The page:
|Year : 2019 | Volume
| Issue : 2 | Page : 76-82
Comparison of efficacy of add-on therapy of teneligliptin versus pioglitazone among type 2 diabetes mellitus patients ineptly controlled on dual therapy of metformin plus sulfonylurea
Vanjari Nikhil Kumar1, Sandeep Reddy Konyala1, Siva Subrahmanyam Bandaru2, Goverdhan Puchchakayala1
1 Department of Clinical Pharmacy, Vaagdevi College of Pharmacy, Hanamkonda, Telangana, India
2 Sri Bhadrakali Diabetes Care Centre, Consultant Physician and Diabetologist, Warangal, Telangana, India
|Date of Web Publication||26-Apr-2019|
Dr. Vanjari Nikhil Kumar
Department of Clinical Pharmacy, Vaagdevi College of Pharmacy, Hanamkonda, Warangal - 506 002, Telangana
Source of Support: None, Conflict of Interest: None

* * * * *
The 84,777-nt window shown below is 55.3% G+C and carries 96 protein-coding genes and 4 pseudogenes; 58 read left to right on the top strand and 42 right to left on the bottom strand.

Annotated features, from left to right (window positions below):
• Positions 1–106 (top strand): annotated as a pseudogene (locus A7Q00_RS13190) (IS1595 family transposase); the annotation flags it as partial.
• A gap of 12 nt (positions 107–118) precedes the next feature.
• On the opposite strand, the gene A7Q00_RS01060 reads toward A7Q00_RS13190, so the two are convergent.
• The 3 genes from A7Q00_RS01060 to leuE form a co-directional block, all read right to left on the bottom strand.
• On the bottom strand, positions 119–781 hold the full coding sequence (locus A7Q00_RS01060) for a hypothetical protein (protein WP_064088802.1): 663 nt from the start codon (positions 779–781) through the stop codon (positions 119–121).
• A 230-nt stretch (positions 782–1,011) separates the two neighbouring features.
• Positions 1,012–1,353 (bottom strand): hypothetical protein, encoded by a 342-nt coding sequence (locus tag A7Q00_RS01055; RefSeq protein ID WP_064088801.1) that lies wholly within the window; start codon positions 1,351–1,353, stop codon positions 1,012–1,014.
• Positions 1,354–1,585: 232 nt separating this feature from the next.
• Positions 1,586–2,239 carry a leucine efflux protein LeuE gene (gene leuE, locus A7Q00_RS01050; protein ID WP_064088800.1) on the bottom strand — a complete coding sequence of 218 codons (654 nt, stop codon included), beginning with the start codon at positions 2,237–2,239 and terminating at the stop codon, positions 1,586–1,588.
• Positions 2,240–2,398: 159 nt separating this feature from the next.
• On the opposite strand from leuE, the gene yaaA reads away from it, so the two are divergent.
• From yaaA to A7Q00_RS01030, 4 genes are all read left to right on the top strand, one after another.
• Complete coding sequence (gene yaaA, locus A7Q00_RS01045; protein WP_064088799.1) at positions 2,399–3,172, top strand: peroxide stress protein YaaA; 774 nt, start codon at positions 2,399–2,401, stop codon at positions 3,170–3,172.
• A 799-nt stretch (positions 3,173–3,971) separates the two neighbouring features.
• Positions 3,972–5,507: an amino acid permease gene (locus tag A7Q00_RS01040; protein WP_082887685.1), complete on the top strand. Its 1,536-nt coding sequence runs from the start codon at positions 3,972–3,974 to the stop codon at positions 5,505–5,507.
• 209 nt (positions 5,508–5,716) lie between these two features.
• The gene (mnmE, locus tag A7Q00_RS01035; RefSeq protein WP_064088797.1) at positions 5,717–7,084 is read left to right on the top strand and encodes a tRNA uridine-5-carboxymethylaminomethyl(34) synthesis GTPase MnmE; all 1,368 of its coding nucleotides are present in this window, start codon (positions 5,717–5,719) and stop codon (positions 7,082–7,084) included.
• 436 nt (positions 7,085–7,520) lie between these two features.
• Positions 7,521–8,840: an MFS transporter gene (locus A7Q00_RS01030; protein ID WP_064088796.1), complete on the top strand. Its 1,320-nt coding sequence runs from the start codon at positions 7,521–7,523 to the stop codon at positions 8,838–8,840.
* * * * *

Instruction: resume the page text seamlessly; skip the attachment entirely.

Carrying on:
Aim: The main aim of the study is to compare the efficacy of add-on therapy of teneligliptin (20 once daily) versus pioglitazone (15 mg once daily) among type 2 diabetes mellitus (T2DM) patients inadequately controlled on dual therapy of metformin (MF) plus sulfonylurea (SU). Materials and Methods: It is a prospective, observational, comparative study conducted in patients from the outpatient department of Sri Bhadrakali Hospital located at Warangal, Telangana state, India. The efficacy of pioglitazone and teneligliptin was assessed by measuring the change in the glycated haemoglobin (HbA1c), Fasting Plasma Glucose (FPG), Post Prandial Blood Glucose (PPBH) levels after 12 weeks of treatment. FPG, PPBG and HbA1c levels at baseline and 12 weeks. The primary endpoint was changed in HbA1c levels at 12 weeks as compared to the baseline levels in both groups. The secondary endpoints were changes in FPG, PPBG levels at 12 weeks as compared to baseline levels. Along with, serum cholesterol, triglycerides (TG), high-density lipoprotein (HDL) and low-density lipoprotein (LDL) levels were measured both at baseline and after 12 weeks. Results: At study end, HbA1c levels were reduced from baseline by 0.7% (P = 0.0049) in the pioglitazone group and 1% (P = 0.0002) in the teneligliptin group. The mean changes in FPG levels from baseline to week 12 were −39.8 mg/dl (P ≤ 0.0001) in teneligliptin and −11.48 mg/dl (P = 0.00380) in pioglitazone group. The mean PPG levels from −47.8 mg/dl (P = 0.0003) in teneligliptin and −25.5 mg/dl (P = 0015) in pioglitazone group. After 12 weeks of study, the levels of TG, total cholesterol (TC), LDL −71.5 (P = 0.0973), −15 (P = 0.0501), 18.8 (P ≤ 0.0008) mg/dl and −31.38 (P ≤ 0.0001), −21 (P ≤ 0.0001), −11.68 (P = 0.0028) mg/dl in teneligliptin group and pioglitazone group, respectively. There was significant increase in HDL levels 5.3 (P ≤ 0.0001) mg/dl in teneligliptin group and 5.2 (P = 0.0001) mg/dl in pioglitazone group. Conclusion: Both teneligliptin 20 mg and Pioglitazone 15 mg provided additional HbA1c lowering to that achieved with MF and SU. Teneligliptin showed more effective reductions in HbA1c, FPG, PPBG, HDL and LDL levels. Pioglitazone showed significant changes in HbA1c, HDL, TC, triglyceride levels and significant changes in FPG, PPBG and LDL levels. Reduction in HbA1c and plasma lipids slows down the diabetes progression and decreases the risk of microvascular and macrovascular complications.